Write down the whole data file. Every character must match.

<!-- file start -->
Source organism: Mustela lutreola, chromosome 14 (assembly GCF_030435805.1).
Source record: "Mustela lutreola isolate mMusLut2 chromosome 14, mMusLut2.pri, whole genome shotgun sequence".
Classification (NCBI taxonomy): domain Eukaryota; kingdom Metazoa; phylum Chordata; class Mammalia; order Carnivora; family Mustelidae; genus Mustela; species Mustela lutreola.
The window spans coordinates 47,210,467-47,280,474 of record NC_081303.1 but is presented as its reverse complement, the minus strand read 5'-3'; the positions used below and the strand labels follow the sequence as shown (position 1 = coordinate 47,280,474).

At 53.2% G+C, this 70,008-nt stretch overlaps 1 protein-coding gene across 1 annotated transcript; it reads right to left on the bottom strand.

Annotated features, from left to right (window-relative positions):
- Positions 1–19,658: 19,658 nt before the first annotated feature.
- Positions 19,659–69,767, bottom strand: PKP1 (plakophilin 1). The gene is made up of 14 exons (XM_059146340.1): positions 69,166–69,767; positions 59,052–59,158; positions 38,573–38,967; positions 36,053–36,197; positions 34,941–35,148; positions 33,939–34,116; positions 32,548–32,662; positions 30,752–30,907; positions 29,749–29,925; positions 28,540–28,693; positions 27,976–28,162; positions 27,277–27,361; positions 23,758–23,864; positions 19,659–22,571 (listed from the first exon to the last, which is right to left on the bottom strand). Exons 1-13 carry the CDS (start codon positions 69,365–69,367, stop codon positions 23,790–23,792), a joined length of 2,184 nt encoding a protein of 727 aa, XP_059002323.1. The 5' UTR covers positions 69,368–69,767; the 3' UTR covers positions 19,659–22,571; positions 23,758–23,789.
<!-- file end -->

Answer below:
Source organism: Mustela lutreola, chromosome 14 (assembly GCF_030435805.1).
Source record: "Mustela lutreola isolate mMusLut2 chromosome 14, mMusLut2.pri, whole genome shotgun sequence".
Classification (NCBI taxonomy): domain Eukaryota; kingdom Metazoa; phylum Chordata; class Mammalia; order Carnivora; family Mustelidae; genus Mustela; species Mustela lutreola.
The window spans coordinates 47,210,467-47,280,474 of record NC_081303.1 but is presented as its reverse complement, the minus strand read 5'-3'; the positions used below and the strand labels follow the sequence as shown (position 1 = coordinate 47,280,474).

At 53.2% G+C, this 70,008-nt stretch overlaps 1 protein-coding gene across 1 annotated transcript; it reads right to left on the bottom strand.

Annotated features, from left to right (window-relative positions):
- Positions 1–19,658: 19,658 nt before the first annotated feature.
- Positions 19,659–69,767, bottom strand: PKP1 (plakophilin 1). The gene is made up of 14 exons (XM_059146340.1): positions 69,166–69,767; positions 59,052–59,158; positions 38,573–38,967; positions 36,053–36,197; positions 34,941–35,148; positions 33,939–34,116; positions 32,548–32,662; positions 30,752–30,907; positions 29,749–29,925; positions 28,540–28,693; positions 27,976–28,162; positions 27,277–27,361; positions 23,758–23,864; positions 19,659–22,571 (listed from the first exon to the last, which is right to left on the bottom strand). Exons 1-13 carry the CDS (start codon positions 69,365–69,367, stop codon positions 23,790–23,792), a joined length of 2,184 nt encoding a protein of 727 aa, XP_059002323.1. The 5' UTR covers positions 69,368–69,767; the 3' UTR covers positions 19,659–22,571; positions 23,758–23,789.